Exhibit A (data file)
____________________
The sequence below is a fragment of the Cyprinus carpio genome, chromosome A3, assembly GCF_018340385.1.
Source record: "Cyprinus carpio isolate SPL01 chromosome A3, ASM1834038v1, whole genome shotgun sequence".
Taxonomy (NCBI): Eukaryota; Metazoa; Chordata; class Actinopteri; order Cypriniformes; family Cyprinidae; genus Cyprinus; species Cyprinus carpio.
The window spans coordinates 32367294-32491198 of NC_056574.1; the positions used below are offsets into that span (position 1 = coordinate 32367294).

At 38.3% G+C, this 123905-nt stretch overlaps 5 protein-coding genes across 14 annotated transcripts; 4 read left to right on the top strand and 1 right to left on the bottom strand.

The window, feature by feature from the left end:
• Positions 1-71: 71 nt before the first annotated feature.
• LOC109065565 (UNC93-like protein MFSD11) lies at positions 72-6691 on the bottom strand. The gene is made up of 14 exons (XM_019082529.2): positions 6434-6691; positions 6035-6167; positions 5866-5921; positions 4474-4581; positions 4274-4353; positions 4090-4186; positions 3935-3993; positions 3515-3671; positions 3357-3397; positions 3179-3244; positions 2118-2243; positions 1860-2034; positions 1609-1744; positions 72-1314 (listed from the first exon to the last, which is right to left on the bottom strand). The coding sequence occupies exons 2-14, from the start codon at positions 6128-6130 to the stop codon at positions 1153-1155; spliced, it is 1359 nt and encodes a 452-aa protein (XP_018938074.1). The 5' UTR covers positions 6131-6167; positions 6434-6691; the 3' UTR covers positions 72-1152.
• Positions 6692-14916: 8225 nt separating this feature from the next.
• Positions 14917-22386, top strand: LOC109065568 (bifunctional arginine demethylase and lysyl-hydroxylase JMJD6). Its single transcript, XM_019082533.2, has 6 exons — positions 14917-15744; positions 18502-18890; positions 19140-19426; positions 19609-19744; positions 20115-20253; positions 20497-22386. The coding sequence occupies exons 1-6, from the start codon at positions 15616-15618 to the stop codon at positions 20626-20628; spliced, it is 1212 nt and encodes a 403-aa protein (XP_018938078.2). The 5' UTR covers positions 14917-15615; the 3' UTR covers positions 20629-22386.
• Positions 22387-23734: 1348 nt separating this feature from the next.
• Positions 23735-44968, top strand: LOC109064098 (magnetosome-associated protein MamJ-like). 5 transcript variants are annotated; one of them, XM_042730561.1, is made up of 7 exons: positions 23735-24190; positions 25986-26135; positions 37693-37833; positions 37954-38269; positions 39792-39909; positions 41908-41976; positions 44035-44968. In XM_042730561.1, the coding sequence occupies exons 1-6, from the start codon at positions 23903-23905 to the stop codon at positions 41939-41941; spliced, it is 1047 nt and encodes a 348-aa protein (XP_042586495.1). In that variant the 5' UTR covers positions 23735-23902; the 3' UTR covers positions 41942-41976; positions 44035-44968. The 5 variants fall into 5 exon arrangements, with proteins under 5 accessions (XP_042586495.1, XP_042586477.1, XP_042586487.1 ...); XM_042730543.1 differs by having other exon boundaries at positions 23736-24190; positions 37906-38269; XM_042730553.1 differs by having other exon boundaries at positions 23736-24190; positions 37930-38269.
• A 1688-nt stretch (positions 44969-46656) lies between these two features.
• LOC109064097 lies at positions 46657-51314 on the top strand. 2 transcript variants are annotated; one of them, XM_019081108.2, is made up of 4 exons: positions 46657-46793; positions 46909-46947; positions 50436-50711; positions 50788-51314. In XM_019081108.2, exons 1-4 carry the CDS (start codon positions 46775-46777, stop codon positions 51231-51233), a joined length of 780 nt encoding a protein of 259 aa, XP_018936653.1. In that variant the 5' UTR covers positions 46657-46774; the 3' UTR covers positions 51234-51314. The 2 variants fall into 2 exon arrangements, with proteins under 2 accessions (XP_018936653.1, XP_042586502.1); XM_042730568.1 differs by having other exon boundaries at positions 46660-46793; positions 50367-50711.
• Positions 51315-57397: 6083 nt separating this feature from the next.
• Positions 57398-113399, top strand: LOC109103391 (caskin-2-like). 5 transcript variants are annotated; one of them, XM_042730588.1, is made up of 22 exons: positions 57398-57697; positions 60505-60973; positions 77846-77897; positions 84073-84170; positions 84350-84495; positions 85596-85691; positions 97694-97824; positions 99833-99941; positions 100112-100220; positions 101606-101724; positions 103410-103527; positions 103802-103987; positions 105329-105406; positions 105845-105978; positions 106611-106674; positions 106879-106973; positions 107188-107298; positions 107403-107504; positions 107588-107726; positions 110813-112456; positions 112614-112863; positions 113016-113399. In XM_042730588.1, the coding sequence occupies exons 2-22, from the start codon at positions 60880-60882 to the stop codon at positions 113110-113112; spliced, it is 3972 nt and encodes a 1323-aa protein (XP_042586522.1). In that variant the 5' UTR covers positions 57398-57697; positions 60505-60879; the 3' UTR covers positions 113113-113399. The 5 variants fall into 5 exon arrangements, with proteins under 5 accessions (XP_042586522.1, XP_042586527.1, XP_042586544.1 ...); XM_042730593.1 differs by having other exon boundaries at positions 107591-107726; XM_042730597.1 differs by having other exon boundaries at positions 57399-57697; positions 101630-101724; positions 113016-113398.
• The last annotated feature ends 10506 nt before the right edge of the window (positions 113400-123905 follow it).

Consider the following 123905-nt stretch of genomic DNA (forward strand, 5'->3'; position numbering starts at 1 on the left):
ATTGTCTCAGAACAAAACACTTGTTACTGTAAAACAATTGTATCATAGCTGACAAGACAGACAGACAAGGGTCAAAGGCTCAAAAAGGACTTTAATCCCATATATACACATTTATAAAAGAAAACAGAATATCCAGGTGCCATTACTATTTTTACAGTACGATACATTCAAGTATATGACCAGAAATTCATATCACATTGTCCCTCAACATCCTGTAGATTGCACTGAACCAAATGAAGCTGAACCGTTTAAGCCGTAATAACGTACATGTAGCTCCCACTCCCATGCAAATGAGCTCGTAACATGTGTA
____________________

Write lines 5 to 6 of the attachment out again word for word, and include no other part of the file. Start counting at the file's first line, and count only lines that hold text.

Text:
At 38.3% G+C, this 123905-nt stretch overlaps 5 protein-coding genes across 14 annotated transcripts; 4 read left to right on the top strand and 1 right to left on the bottom strand.

The window, feature by feature from the left end: